Just a brief blog on some definitions surrounding mental health, and why it is important to keep yours healthy.
Mental health day in 2019 was on Thursday the 10th October. Next year, it falls on a Saturday, the 10th October 2020. The goal is to raise awareness for mental health. We can all make a contribution to help ourselves and others with mental health issues. Now we aren’t going to tell you what works, what helps and the ins and outs of mental health as frankly it would be insensitive and wrong for us to talk about such a sensitive topic without any formal training. Let’s leave that to the experts. What we will discuss though, is why you need to keep a check on your mental health continuously throughout the year.
Mental health and its surrounding implications aren’t particularly well understood, so it’s important to maintain focus on mental health and personal wellbeing continually throughout the year in your organization.
According to the World Health Organization(WHO), mental health is defined as:
"a state of well-being in which the individual realizes their own abilities, can cope with the normal stresses of life, can work productively and fruitfully, and is able to make a contribution to their community"
A leading researcher in the field has a slightly different definition. Corey Keyes identifies three main components of mental health: social wellbeing, physical wellbeing and emotional wellbeing. Social wellbeing includes positive functioning, social contribution (contributing to society), social integration (feeling part of the community) and social actualization (the belief that society is becoming a better place for all). Psychological wellbeing includes having good relationships with others, being satisfied with one’s own life and liking most parts of one’s personality. Emotional wellbeing refers to an interest in life, satisfaction and happiness.
A separate but related definition comes in the form of the mental health continuum. The continuum projects mental health on to a continuous linear perspective and is helpful in recognizing patterns of behavior. Let’s give you a diagram to help you out…
Ideal state of functioning where people experience happiness and satisfaction with no mental illness.
Individuals have a high sense of subjective well-being despite suffering from
Subjective state of unhappiness or dissatisfaction with the absence of any noticeable mental health disorder.
Problematic. An individual has significant mental illness with a distinct unhappy and dissatisfied state of well-being.
These are just a few of the many definitions people have of mental health, indicating the complexities and intricacies of mental health. It also shows you how different aspects impinge on your mental health.
As mental health awareness continues to gain traction it is important, we all jump on this traction and consider our own mental health. People may have the tendency to try and ‘suck it up’ but this is unlikely to help anyone. You might be fine, or you might not be fine, whatever the case, keep monitoring your mental health and act upon it if you are not fine or you are worried about it.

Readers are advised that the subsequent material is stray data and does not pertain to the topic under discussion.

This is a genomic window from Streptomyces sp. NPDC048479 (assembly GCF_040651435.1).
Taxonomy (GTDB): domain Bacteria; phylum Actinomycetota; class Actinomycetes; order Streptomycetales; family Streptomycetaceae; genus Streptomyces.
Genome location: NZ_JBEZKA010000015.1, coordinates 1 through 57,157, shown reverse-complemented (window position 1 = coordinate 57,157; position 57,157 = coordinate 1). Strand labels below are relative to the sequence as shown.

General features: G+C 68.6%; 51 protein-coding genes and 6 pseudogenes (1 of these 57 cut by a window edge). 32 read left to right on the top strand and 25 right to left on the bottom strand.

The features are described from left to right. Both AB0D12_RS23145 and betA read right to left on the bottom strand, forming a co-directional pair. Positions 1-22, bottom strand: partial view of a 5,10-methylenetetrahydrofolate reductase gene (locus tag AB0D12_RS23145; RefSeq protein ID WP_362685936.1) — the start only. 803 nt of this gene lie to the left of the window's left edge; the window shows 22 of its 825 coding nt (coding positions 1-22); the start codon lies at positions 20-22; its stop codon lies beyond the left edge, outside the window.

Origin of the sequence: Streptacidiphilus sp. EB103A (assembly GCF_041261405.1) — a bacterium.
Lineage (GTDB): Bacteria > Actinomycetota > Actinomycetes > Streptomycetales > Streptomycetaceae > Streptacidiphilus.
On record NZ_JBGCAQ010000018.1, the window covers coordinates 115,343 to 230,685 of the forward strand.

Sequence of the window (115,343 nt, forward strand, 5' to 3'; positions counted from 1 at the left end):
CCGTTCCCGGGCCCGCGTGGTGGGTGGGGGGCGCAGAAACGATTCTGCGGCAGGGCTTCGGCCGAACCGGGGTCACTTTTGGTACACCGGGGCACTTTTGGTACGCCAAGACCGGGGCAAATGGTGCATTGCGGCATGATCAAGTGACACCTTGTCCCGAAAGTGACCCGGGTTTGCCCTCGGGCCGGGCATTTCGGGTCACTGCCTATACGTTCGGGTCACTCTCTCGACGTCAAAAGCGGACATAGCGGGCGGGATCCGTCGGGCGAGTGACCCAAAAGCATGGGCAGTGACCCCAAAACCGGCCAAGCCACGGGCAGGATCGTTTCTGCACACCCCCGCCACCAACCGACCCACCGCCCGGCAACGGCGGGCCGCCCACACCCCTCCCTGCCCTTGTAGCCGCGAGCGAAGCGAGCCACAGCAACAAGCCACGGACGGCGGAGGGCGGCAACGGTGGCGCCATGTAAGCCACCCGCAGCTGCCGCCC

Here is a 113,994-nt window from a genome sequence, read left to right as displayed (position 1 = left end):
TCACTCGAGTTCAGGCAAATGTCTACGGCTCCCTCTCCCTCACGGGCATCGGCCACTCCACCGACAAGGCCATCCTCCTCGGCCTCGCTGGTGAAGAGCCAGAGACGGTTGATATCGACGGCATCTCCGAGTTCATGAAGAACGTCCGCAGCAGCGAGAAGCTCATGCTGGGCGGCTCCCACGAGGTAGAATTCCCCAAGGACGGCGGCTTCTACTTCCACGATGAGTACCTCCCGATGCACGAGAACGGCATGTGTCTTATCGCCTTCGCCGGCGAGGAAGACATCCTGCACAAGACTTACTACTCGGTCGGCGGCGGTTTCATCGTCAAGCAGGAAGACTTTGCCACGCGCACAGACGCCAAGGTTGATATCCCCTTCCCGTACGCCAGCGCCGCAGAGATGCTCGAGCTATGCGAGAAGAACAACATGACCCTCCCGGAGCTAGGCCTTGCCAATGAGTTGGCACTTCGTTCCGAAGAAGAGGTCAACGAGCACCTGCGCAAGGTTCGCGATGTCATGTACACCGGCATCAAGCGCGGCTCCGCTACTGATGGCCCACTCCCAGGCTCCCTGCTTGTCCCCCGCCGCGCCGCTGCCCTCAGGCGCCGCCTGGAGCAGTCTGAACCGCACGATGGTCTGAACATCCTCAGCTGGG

“Mental illness is nothing to be ashamed of, but stigma and bias shame us all.” - Bill Clinton
Research into mental health has revealed positive relationships with these facets in life:
There is a correlation between mental health and employment. Moreover, mental health and absences from work and increased leave. The American Journal of Psychiatry report that individuals with serious mental health issues earn approximately 40% less than those with good mental health. Mind, the UK Mental Health charity suggest that financial instability and mental health have a bi-directional relationship. They argue worrying about money makes one’s mental health worse which affect your ability to manage money. And this relationship has an effect on each other in a vicious circle. Here are some of the reasons they give as to why money and mental health are very closely linked:
Money problems can affect relationships and your social life
For those in employment, research indicates a link between mental health and reduced productivity. The WHO report that 200 million workdays are lost each year due to depression. A 2012 study in Norway report that those struggling with depression and anxiety are more likely to take sick leave, and will take them for longer periods of time.
Both the body and the mind are temples. But they are not two separate ones, more that they are the two main structures in a single temple. Physical pain, especially long term or continuous physical pain may affect your ability to complete tasks and can lead to stress, depression and anxiety. Research in 2012 ratifies this link, arguing that those with physical health problems are more three times more likely to seek mental health care.
This relationship works the other way too. Mental health affecting daily physical routines like sleep and the immune system or may prevent people from getting the exercise they need.
A recent survey indicates that a high majority of mental health patients report that their condition impacts negatively on their relationships with their family and friends. Mental illness can be a painful time for these external people, and ca have an impact on financial and emotional component of relationships.
Looking after an individual with a mental illness can be very stressful and may lead to somatic problems i.e. migraines, fatigue, loss of appetite, or even emotional and cognitive problems like depression, anxiety, fear, anger, guilt etc.. Therefore, it is essential to address this topic in your business and drive initiatives that promote a diverse, inclusive and healthy company culture.
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